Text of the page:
Getting More Bang for His Bucks: Marc Lasry Sources the Secrets of His Success

Getting More Bang for His Bucks: Marc Lasry Sources the Secrets of His Success

By Isabelle Lee


Because success could be right around the corner.

By Isabelle Lee

The story behind Marc Lasry’s success is as captivating as it is unlikely. He grew up in Morocco, moving to the U.S. at age 7, and shared a bedroom with his sisters for a decade before leaving home for Clark University. Now, he’s the co-founder and CEO of the hedge fund Avenue Capital and co-owner of the Milwaukee Bucks (total disclosure? Also an OZY investor). Join Carlos and Lasry on this week’s episode of The Carlos Watson Show as they discuss what he’s learned from basketball and his best advice for overcoming adversity. You can find excerpts below or listen to the full interview on the show’s podcast feed.

Why Basketball?

Carlos Watson: Now, how did you get into basketball? Because I was surprised when I saw that you had played college basketball. I don’t know why I didn’t have basketball in my mind with you, but you were one of Clark University’s finest?

Marc Lasry: I played always as a kid. I played in high school, you get to college, the problem for me in school was, Clark was Division III, which was great, but the coach we had started recruiting Division II and Division I players. So, Clark went to the NCAA tournament for Division III, and we got to the final eight, final 16. We just got to … I mean, they were too good. I played a couple of years, but I thought I’d be able to play all four years, you’d be captain, you’d have a great time, but no such luck.

Watson: OK, OK. So it happens. Once you started having as much success in business as you did, were you always thinking about buying a team, and buying a basketball team in particular?

Lasry: No, it just came about. You’re always interested in it, you start getting involved. I got involved with the Nets, so I was an investor in the Nets, and then once you’re a minority investor, you realize you want to be the majority investor, and the Bucks became available, so that was really it.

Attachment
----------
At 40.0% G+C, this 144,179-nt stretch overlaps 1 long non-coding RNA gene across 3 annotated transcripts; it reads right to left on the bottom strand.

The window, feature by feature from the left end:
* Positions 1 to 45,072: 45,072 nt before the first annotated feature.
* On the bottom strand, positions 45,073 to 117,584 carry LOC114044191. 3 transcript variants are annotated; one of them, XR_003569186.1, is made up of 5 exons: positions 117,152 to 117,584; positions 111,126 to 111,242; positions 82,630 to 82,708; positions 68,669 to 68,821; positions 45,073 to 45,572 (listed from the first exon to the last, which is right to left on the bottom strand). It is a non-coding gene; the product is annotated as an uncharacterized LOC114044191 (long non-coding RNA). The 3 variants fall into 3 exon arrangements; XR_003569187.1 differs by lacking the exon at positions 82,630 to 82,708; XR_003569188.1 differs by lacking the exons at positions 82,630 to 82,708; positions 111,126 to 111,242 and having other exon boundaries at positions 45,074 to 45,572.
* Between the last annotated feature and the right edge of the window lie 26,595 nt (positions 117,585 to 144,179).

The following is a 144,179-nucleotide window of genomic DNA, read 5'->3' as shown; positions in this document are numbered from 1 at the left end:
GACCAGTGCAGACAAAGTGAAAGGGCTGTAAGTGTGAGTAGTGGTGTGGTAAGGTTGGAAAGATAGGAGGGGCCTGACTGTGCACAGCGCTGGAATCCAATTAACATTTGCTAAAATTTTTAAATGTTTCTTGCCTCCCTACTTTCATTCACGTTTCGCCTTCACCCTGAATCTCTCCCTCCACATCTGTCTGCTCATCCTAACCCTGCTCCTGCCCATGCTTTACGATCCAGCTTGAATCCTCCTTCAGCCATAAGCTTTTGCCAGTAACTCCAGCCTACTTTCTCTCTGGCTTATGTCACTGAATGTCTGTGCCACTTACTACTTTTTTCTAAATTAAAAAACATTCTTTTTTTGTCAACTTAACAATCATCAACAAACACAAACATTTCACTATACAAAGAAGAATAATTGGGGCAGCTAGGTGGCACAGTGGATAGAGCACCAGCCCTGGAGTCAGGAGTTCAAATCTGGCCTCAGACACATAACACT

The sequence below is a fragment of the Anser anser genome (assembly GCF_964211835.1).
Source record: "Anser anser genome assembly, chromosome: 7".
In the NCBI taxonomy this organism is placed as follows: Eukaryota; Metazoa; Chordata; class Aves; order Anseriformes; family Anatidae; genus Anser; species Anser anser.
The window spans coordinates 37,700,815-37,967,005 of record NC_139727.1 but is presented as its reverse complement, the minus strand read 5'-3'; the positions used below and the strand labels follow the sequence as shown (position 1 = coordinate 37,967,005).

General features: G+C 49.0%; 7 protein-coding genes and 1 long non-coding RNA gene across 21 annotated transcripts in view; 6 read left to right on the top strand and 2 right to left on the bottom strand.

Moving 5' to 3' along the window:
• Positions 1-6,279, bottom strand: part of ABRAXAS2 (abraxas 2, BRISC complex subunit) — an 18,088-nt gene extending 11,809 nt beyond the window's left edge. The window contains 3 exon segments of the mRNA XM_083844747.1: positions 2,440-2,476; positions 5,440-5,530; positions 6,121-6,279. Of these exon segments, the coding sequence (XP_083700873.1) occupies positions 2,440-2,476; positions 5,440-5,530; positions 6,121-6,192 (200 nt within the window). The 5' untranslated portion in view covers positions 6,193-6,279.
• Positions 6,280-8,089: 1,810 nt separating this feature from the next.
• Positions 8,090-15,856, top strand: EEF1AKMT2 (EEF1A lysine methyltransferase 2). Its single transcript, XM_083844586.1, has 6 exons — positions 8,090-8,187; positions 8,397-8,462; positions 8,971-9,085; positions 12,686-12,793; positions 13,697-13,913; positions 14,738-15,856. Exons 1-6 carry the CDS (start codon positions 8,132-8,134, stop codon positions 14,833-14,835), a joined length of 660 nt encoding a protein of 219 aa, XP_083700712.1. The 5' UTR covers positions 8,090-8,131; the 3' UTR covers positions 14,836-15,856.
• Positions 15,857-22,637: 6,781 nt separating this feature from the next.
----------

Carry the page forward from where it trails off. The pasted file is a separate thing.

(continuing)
Watson: What has the NBA taught you about life and business? 

Lasry: I thought when we bought the team, we owned the team. And what I found out is really, we’re a caretaker. It’s a public trust. You actually feel this responsibility, because it’s a big part of the city. It’s a big part of people’s lives. When we bought the team, I thought, “Oh, well, we’ll focus on how do we make this better, but how can we make more money?” What you quickly realize is, it’s never about the money. It’s about winning, and you focus on winning, and you focus on trying to do what’s best for the community. And that was not something I would have thought of when we got involved.

No. 2, you end up trying to make sure that you end up having players and coaches who want to do what’s right for the community. What we found with the basketball team is, “I’d rather have a team and people who are focused on doing what’s right.” So you’ll find that our players are, for whatever it’s worth, exceptionally talented individuals, but also really, really nice people, and are trying to help the community and do everything that is, hopefully, helpful for Milwaukee.

Watson: Marc, your last year, obviously, Black Lives Matter happened not only as a national conversation but a global conversation. Anything new or different you feel like you’ve learned over the last year, good or bad?

Lasry: I learned quite a bit from my players, a lot of what’s happened to them in their lives, what they’ve gone through, the issues they’ve had. I think we as an organization have actually gone out of our way to support what our players are doing to try to do things that are helpful for the community, to try to bring about social justice, to try to get more involved in it. Where I would have said to you, two or three years ago, it was something you were very aware of, but you … It’s taken on a much bigger life of its own today. … I think if you look at America, it is something that is going on in the United States where people are trying to bring about change. Which I actually think is for the positive.